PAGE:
481. If there is an active and ongoing investigation against an individual or entity for apparent violations of the Burmese Sanctions Regulations (“BSR”), would that investigation cease now that the President has ended economic and financial sanctions on Burma and the prohibitions in the BSR are no longer in effect?
Pending OFAC enforcement matters will proceed irrespective of the termination of OFAC-administered sanctions on Burma, and OFAC will continue to review apparent violations of the BSR, whether they came to the agency’s attention before or after the Burma sanctions program was terminated. Under longstanding practice, apparent sanctions violations are analyzed in light of the laws and regulations that were in place at the time of the underlying activities, and civil and criminal enforcement authorities are applied accordingly. Current or future investigations regarding apparent violations of the BSR will not be impacted by its termination and may result in OFAC enforcement actions after the termination of the BSR.
883. What does Burma General License 4 authorize?
Burma General License (GL) 4 authorizes, subject to certain conditions, all transactions and activities prohibited by Executive Order (E.O.) 14014, that are ordinarily incident and necessary to the wind down of transactions involving, directly or indirectly, Myanmar Economic Corporation Limited (MEC) or Myanma Economic Holdings Public Company Limited (MEHL), or any entity in which MEC or MEHL owns, directly or indirectly, a 50 percent or greater interest, through 12:01 a.m., eastern daylight time, June 22, 2021. Persons unable to wind down transactions prohibited by E.O. 14014 in which such blocked persons have an interest before that time are encouraged to seek formal guidance from OFAC.
For the duration of GL 4, non-U.S. persons may wind down transactions involving, directly or indirectly, MEC or MEHL, or any entity in which MEC or MEHL owns, directly or indirectly, a 50 percent or greater interest, without exposure to sanctions under E.O. 14014, provided that such wind down activity is consistent with GL 4.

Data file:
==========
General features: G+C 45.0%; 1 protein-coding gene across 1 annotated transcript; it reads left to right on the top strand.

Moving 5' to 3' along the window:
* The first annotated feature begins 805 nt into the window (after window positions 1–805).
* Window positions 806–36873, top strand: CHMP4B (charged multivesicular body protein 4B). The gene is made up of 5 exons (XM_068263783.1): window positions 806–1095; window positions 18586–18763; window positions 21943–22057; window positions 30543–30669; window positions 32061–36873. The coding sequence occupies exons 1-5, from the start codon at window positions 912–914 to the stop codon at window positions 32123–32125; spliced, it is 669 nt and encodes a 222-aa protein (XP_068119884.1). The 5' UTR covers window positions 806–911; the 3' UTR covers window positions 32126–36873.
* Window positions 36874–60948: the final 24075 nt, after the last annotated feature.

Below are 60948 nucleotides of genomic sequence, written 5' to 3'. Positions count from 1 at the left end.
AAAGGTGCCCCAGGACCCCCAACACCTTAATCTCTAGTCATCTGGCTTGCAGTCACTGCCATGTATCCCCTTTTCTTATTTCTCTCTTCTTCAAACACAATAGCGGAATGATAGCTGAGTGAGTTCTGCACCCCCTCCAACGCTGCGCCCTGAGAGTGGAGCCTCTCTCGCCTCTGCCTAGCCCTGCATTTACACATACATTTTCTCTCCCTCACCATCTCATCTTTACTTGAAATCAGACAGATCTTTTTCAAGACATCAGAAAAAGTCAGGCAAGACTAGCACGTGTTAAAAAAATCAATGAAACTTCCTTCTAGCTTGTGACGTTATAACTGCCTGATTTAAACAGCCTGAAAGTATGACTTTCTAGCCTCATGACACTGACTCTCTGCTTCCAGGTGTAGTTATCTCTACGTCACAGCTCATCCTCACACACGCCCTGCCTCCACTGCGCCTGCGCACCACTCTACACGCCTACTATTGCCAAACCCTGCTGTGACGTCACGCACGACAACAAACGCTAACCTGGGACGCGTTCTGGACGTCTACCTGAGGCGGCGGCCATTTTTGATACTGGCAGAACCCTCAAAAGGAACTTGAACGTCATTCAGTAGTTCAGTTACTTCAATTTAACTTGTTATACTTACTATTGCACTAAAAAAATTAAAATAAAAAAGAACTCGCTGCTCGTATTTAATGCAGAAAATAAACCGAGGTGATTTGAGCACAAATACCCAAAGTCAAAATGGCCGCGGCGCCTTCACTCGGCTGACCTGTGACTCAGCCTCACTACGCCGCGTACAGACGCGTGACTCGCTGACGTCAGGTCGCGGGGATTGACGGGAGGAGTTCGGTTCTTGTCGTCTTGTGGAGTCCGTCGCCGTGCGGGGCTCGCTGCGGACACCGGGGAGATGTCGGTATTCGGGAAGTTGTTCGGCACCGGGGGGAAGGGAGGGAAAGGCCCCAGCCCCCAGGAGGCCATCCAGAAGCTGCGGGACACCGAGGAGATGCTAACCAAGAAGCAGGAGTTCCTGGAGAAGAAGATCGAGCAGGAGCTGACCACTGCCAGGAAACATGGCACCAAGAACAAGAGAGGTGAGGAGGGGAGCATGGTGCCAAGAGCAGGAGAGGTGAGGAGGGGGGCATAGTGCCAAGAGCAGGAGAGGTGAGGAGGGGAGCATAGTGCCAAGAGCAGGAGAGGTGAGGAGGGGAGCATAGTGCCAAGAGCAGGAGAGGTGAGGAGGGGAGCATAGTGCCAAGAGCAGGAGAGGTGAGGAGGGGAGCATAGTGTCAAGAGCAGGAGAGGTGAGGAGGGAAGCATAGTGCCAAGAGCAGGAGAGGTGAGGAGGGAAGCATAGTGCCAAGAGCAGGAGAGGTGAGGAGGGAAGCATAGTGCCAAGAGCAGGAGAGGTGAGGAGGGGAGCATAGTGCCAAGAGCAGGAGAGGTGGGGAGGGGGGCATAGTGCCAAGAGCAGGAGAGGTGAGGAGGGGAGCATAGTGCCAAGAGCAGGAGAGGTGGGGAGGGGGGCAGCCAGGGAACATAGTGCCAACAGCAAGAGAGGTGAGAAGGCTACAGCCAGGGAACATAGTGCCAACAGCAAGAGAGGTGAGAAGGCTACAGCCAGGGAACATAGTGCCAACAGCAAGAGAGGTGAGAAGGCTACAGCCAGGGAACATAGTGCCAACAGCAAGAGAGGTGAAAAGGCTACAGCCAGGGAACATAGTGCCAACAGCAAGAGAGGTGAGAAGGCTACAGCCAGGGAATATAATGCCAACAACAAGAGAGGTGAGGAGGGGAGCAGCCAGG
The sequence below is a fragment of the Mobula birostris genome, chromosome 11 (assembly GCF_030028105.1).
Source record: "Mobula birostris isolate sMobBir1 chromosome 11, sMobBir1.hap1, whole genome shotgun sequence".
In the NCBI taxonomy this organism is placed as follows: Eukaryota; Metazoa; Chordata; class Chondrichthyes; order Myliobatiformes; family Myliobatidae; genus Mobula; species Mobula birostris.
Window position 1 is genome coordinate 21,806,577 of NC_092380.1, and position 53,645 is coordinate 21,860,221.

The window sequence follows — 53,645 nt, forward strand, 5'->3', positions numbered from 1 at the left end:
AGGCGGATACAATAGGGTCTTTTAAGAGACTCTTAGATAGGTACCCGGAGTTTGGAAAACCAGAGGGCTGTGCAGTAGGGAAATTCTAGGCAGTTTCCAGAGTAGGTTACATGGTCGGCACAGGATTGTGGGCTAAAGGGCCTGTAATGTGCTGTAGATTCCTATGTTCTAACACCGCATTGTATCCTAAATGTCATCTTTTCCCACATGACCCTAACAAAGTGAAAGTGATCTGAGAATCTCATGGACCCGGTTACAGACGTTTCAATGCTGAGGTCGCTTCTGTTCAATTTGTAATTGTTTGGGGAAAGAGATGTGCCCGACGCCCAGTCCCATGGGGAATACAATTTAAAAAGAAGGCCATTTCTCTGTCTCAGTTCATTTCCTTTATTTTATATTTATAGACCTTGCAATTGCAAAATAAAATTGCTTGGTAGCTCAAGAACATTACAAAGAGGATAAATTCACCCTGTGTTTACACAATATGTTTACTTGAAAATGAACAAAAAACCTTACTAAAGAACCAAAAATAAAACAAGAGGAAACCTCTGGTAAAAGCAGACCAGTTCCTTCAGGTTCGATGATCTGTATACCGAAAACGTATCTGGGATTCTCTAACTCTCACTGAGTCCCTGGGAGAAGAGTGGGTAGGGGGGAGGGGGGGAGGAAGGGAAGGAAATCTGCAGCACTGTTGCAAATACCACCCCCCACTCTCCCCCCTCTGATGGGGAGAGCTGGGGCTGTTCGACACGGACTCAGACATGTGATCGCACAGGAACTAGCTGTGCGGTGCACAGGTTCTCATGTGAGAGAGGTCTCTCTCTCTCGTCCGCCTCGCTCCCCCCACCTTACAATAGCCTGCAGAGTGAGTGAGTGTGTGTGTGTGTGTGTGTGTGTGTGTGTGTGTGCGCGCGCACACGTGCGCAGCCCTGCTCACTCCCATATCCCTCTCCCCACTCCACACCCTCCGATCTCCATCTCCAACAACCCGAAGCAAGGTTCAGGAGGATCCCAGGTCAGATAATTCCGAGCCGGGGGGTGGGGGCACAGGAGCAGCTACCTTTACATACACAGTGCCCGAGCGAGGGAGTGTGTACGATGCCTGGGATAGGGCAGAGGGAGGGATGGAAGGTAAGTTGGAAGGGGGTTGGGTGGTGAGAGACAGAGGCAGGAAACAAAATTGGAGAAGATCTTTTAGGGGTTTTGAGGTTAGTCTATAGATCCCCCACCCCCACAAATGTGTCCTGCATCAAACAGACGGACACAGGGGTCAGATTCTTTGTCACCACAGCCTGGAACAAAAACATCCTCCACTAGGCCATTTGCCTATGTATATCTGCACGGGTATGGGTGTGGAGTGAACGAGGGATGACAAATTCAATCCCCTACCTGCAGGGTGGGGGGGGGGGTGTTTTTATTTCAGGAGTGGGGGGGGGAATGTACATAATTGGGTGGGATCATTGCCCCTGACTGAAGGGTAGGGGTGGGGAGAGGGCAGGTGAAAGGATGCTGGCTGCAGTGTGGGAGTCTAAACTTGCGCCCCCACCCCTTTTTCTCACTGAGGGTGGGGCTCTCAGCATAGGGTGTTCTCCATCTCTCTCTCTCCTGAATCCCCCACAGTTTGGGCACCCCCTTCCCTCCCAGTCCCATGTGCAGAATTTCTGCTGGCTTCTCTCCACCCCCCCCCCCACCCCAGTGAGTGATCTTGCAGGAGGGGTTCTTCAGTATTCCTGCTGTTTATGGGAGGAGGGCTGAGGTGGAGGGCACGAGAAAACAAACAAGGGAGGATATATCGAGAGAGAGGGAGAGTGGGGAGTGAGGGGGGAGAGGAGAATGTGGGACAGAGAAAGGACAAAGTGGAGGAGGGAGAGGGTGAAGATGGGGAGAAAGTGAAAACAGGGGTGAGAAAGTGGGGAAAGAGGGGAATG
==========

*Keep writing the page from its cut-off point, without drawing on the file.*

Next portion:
While GL 4 is in effect, wind down transactions may be processed through the U.S. financial system or involve U.S. persons, as long as the transactions comply with the terms and conditions in GL 4.
1132. Does the determination of August 23, 2023, made pursuant to Executive Order (E.O.) 14014 with regard to the jet fuel sector of the Burmese economy mean that all persons that operate or have operated in this sector of the Burmese economy are sanctioned by OFAC?
No. The OFAC Director, in consultation with the Department of State, has issued a determination pursuant to E.O. 14014 that authorizes the imposition of economic sanctions on any foreign person determined to operate in the jet fuel sector of the Burmese economy.
A sector determination pursuant to E.O. 14014 exposes persons that operate in an identified sector to sanctions risk; however, a sector determination does not automatically impose sanctions on all persons who operate in the sector. Only foreign persons determined, pursuant to E.O. 14014, by the Secretary of the Treasury in consultation with the Secretary of State, to operate in the jet fuel sector of the Burmese economy are subject to sanctions.